Transcript of Nextus, In Person
Transcript of Nexus in Person, ABC Asia Pacific, Friday
Frank Brennan SJ AO, a Jesuit priest and lawyer, is the Associate
Director of Uniya, the Jesuit Social Justice Centre in Sydney. He
has written extensively on Aboriginal Land Rights and is the author
of a number of books, including The Wik Debate, One Land One Nation,
Sharing the Country , and Land Rights Queensland, and is the co-author
of Finding Common Ground and Reconciling Our Differences.
His books on civil liberties are Too Much Order With Too Little
Law and Legislating Liberty. His latest book Tampering with Asylum
will be published in September 2003.
In 1994, he chaired the committee to review the journalists' code
of ethics for the Media, Entertainment and Arts Alliance. In 1996,
he completed two years of studies and field trips in the Philippines,
Cambodia, Uganda and the United States where he was a Fulbright
Scholar at Georgetown University and the first Visiting Fellow at
the Australia and New Zealand Studies Center.
His current interests and commitments include Aboriginal rights,
refugee rights, the bill of rights and constitutional reform, intercultural
and inter-religious perspectives on human rights in East Asia.
In 1995 he was made an Officer of the Order of Australia (AO) for
services to Aboriginal Australians, particularly as an advocate
in the areas of law, social justice and reconciliation. In 1996,
he and Pat Dodson shared the inaugural ACFOA Human Rights Award.
In 1997, he was Rapporteur at the Australian Reconciliation Convention.
During his involvement in the 1998 Wik debate, the National Trust
named him a Living National Treasure and Paul Keating christened
him a meddling priest. In 1998, the Council for Aboriginal Reconciliation
appointed him an Ambassador for Reconciliation.
In January 2002, he returned from 18 months in East Timor where
he was the Director of the Jesuit Refugee Service. He was awarded
the Humanitarian Overseas Service Medal for his work in East Timor.
Transcript: Father Frank Brennan with Ian Henschke
Father Frank Brennan, thanks very much for your time.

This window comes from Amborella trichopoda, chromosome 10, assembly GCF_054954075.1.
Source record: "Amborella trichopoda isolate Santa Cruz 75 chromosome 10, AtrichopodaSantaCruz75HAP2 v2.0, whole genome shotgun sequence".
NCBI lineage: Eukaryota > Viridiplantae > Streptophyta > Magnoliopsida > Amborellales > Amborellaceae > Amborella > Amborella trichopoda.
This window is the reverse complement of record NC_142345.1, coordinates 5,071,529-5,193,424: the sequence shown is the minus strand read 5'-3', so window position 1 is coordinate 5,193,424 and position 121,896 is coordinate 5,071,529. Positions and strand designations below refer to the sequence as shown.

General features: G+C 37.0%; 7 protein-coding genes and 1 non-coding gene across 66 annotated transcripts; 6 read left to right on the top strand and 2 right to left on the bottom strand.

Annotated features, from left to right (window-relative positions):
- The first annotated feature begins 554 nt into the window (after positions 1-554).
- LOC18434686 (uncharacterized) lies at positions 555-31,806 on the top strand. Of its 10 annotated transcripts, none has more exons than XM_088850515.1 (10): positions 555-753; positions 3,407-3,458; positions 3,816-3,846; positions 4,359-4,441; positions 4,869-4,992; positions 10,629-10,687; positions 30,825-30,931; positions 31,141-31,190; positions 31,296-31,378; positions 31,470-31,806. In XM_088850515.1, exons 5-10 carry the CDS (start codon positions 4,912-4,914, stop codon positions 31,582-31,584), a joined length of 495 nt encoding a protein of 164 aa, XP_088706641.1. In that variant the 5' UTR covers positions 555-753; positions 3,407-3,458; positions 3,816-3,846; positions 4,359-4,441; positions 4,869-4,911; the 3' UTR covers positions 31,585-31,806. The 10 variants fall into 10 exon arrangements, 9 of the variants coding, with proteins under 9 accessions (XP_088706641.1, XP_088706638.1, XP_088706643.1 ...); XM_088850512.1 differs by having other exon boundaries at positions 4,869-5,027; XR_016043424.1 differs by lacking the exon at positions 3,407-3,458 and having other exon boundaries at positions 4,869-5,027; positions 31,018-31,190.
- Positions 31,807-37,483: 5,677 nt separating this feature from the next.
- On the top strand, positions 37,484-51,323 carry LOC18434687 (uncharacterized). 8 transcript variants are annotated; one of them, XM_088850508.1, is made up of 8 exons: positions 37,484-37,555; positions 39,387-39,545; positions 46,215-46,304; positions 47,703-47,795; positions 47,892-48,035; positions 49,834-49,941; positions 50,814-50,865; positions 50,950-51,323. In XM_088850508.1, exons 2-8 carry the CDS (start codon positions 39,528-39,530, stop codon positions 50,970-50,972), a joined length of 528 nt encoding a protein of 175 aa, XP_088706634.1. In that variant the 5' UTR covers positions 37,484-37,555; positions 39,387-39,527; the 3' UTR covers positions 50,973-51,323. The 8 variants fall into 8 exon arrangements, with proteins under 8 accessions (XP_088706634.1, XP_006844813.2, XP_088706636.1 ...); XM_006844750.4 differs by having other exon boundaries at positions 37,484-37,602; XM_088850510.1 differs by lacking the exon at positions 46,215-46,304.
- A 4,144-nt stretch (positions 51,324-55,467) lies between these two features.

Pleasure, good to be with you.
Let's start off by some of the names you've been called.
There are too many of them.
You've been called a National Living Treasure by the National
Trust. In the same year Prime Minister Paul Keating, I think an
Irish Catholic himself, called you a 'meddling priest'. Which one's
I think I'd plead guilty to both. Paul Keating was very worried
because at that stage there was a major debate in Australia about
the land rights of the Aboriginal people, and there were many political
complexities in our Senate, the upper house of the Parliament, and
he thought I was a bit too close to the action. And I suppose I
was very involved in the action, and at the same the National Trust
thought that there were some people out there trying to make a difference,
and hopefully both are true.
Paul Keating was Prime Minister ten years ago when he called
you a meddling priest. Have you meddled so much since then that
the Aboriginal situation is better in Australia?
I think the Aboriginal situation nationally is on hold in terms
of big policy change but I think there have definitely been positive
developments. For example, I think there are now at least five Aboriginal
professors in Australian universities. When I started this sort
of work twenty years ago, if you'd said to me that within twenty
years there'd be five full professors of indigenous background in
Australia, I would have said you were mad.
The other thing of course is there are now very significant land
holdings under land rights and there have been very significant
attempts at self-determination. So I think overall there have been
very positive developments but there is still a long way to go.
One of the things that seems to be of most concern to people
is that for a developed country like Australia, we have got a far
worse situation for the indigenous people in this country than in
New Zealand or in Canada.
One of the major problems we have in Australia is of course remoteness
and so where you have Aboriginal communities in very remote places
they are really under a triple disadvantage. They've got the geographic
isolation. Second, they're very small communities and they don't
have, for example, professional health people there on the ground.
And third they're indigenous and there is still that cultural gap
between the communities and those who are delivering the health
Now you compare that say with New Zealand, where you've got a much
smaller country, you've got a much higher percentage of people who
are indigenous and you've also had a much higher degree of intermarriage.
And so what you've had in New Zealand is a situation where you've
had people of indigenous background who are represented in all classes
of society, whereas I think that's only started to happen in Australia
in recent times.
That sounds like you're defending an appalling situation there.
No, I'm not defending it. I'm just saying that I think it is a reality.
It's still an appalling situation that there are health statistics